The Paradox of Commitment

Is employee retention overrated? It almost sounds heretical for an HR guy to write that, but do we sometimes worry too much about retaining our employees in organizations?

Hall et al (2001) describe the paradox of commitment where “people are most able to develop internal commitments and attachments when they have the free choice to leave and choose to stay. To paraphrase the late Fritz Perls: If you love someone, let them go. If they truly love you, they will return. And if they do not, it was not meant to be” (p. 344). So if this is true, do we sometimes disadvantage both our employees and our organizations by gripping too tight to our employees?

The difficulty of having world-class talent in your organization is that top talent will be recruited by other organizations. It is only a matter of time before that talent is wooed by other organizations. But just imagine the liberating feeling of being an employee who gets a job offer every couple months, but who chooses to stay at an organization? She isn’t there because she has to be; she is there because she wants to be. What an amazing employee to have working under you. She will not operate out of fear of losing her job and may actually tell her boss he is wrong when he is wrong. If his fragile ego can’t handle it, oh well. She can take another job offer anytime.

As leaders, we invest a lot in the people who follow us (if we don’t, that’s another issue). It can be disheartening to consider losing that investment to another organization, and so we consciously (and sometimes unconsciously) do everything possible to keep our followers. In doing so, we sometimes smother them, constrain them, and become a little paranoid of them leaving. Paradoxically, trying too hard to keep them will drive them away. Encouraging our top talent to pursue other options may actually keep them. No one said talent management was easy or logical, but leaders who understand this will keep their talent around them.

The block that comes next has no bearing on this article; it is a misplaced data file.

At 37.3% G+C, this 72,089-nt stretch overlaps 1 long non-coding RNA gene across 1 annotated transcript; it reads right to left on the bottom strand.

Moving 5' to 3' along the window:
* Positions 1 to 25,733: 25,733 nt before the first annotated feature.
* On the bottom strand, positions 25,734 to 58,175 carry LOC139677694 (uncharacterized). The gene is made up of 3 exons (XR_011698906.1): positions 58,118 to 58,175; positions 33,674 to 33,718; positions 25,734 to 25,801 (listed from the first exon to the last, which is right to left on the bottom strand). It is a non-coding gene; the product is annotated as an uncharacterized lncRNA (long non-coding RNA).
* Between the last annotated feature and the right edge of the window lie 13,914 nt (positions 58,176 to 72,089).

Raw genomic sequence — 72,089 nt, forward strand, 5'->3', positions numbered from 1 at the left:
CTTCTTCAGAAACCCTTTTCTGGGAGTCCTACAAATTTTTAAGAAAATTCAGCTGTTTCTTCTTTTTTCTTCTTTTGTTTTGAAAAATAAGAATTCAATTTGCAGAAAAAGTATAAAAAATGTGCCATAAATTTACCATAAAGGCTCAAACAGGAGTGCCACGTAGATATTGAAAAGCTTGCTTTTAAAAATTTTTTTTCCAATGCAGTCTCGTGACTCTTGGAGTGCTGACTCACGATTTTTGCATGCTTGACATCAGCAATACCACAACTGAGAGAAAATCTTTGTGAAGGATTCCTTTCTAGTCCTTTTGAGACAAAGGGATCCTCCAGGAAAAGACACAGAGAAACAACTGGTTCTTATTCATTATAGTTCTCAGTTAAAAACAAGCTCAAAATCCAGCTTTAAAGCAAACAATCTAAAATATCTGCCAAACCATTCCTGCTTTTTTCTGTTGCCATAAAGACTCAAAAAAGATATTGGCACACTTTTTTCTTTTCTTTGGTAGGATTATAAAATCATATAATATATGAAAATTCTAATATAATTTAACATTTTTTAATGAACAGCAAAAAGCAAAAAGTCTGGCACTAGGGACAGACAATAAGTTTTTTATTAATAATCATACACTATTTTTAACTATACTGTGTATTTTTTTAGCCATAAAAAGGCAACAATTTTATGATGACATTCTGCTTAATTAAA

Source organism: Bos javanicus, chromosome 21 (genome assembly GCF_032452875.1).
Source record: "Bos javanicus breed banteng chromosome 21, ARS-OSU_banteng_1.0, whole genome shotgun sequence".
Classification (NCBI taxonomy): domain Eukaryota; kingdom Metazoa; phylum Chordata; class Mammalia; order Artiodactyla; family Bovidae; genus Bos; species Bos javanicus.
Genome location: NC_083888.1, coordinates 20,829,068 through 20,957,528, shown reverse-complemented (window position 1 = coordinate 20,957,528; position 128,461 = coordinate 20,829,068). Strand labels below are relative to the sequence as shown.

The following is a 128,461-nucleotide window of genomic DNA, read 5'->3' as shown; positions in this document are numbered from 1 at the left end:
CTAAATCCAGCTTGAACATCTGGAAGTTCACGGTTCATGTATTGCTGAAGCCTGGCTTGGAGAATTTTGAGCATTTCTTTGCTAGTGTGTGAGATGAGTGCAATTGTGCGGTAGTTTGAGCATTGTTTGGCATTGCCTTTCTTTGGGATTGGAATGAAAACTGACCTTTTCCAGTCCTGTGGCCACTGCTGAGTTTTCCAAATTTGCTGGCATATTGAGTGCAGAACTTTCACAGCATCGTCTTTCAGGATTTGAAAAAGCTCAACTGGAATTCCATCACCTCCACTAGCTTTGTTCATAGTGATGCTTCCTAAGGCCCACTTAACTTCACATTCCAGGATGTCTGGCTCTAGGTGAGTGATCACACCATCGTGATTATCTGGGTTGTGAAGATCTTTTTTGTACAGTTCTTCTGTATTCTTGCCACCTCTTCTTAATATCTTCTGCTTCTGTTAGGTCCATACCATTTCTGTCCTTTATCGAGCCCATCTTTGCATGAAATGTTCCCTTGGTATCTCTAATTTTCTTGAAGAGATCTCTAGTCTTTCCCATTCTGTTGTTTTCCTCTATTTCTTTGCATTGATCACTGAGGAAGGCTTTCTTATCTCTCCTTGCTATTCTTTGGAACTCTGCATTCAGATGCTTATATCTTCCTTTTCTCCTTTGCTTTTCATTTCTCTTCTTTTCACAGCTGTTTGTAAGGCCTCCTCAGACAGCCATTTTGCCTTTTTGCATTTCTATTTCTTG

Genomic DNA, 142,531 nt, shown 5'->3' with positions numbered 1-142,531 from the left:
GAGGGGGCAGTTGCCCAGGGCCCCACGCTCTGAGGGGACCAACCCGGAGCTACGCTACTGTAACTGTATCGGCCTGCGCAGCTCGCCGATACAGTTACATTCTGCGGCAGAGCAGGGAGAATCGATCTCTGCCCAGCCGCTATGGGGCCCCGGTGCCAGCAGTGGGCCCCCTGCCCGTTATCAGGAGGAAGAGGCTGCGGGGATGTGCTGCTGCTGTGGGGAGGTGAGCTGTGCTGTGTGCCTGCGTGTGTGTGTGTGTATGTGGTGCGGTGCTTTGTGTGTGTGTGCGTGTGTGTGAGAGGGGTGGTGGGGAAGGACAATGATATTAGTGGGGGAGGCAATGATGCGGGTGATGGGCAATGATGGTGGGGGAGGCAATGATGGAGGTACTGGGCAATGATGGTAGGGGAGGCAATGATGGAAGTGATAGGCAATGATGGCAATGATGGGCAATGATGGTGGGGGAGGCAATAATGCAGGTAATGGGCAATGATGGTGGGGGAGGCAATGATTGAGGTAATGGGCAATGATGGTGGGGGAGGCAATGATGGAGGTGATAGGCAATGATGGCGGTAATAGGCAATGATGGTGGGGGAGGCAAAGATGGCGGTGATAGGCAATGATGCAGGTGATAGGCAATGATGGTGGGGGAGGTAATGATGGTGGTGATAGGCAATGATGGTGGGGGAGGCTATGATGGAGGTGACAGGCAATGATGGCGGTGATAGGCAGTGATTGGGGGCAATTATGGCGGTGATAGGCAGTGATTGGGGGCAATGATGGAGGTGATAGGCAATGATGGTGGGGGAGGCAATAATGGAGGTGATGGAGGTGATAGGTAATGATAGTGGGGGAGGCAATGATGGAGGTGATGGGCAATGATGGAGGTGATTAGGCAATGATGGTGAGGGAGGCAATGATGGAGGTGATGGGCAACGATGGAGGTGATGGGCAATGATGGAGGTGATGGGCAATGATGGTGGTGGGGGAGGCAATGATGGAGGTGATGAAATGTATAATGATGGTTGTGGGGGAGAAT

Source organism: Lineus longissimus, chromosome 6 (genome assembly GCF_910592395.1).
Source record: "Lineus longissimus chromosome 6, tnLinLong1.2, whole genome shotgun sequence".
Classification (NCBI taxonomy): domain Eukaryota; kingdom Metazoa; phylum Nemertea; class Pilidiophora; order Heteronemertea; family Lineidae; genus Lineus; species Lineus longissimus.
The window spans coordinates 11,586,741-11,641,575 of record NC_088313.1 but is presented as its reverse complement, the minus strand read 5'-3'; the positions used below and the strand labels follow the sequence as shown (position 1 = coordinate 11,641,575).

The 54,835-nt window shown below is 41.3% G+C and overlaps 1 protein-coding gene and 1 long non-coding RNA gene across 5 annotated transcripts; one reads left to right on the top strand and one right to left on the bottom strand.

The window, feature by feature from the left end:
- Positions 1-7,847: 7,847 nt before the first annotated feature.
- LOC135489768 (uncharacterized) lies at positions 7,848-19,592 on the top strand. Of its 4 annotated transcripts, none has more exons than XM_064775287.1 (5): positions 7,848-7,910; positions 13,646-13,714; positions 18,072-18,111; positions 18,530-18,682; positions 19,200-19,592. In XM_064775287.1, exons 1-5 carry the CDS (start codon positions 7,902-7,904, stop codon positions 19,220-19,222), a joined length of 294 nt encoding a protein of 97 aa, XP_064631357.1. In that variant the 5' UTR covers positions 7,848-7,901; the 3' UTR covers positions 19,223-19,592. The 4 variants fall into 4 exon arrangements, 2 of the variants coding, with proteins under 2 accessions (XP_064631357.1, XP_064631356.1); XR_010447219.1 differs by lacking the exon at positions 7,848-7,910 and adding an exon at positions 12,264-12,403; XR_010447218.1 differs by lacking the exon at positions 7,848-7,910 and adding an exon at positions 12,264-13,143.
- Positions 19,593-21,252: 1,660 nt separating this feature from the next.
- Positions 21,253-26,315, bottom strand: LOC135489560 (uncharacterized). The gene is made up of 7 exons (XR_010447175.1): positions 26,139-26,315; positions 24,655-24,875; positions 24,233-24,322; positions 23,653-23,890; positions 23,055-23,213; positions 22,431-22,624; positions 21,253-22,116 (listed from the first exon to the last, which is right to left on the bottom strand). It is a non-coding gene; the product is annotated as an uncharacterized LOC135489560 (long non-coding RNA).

Hall, D.T., Zhu, G. & Yan, A. (2001). Developing global leaders: Hold on to them, let them go. In William Mobley & Morgan McCall (Eds.). Advances in global leadership. Bingley, UK: Emerald Group Publishing.

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About Tim Vanderpyl
I am a student of leadership and human resources, and I'm blogging to share some of my thoughts and ideas with readers. I'm a CHRP (Certified Human Resource Professional) at a large healthcare organization, a graduate of Regent University's Doctor of Strategic Leadership program, and lover of the life that God has gifted me with.

2 Responses to The Paradox of Commitment

  1. Not only are you giving them away but you have no control over where they go..In fact released employees might go directly to your competitors further compounding your losses.

    • Thanks for the comment! It is true that they may go to your competition, but I’d rather have a team of recruitable stars than a team that no one else would take/want on their team.

      I ask myself when I hire someone if I could promote him/her one day. If I can’t, then they don’t get hired. If they can, and I do hire them, then I run the risk of losing them to a promotion somewhere else if I don’t have the right opportunity available. I’ll take that risk anytime before I lower my standards.

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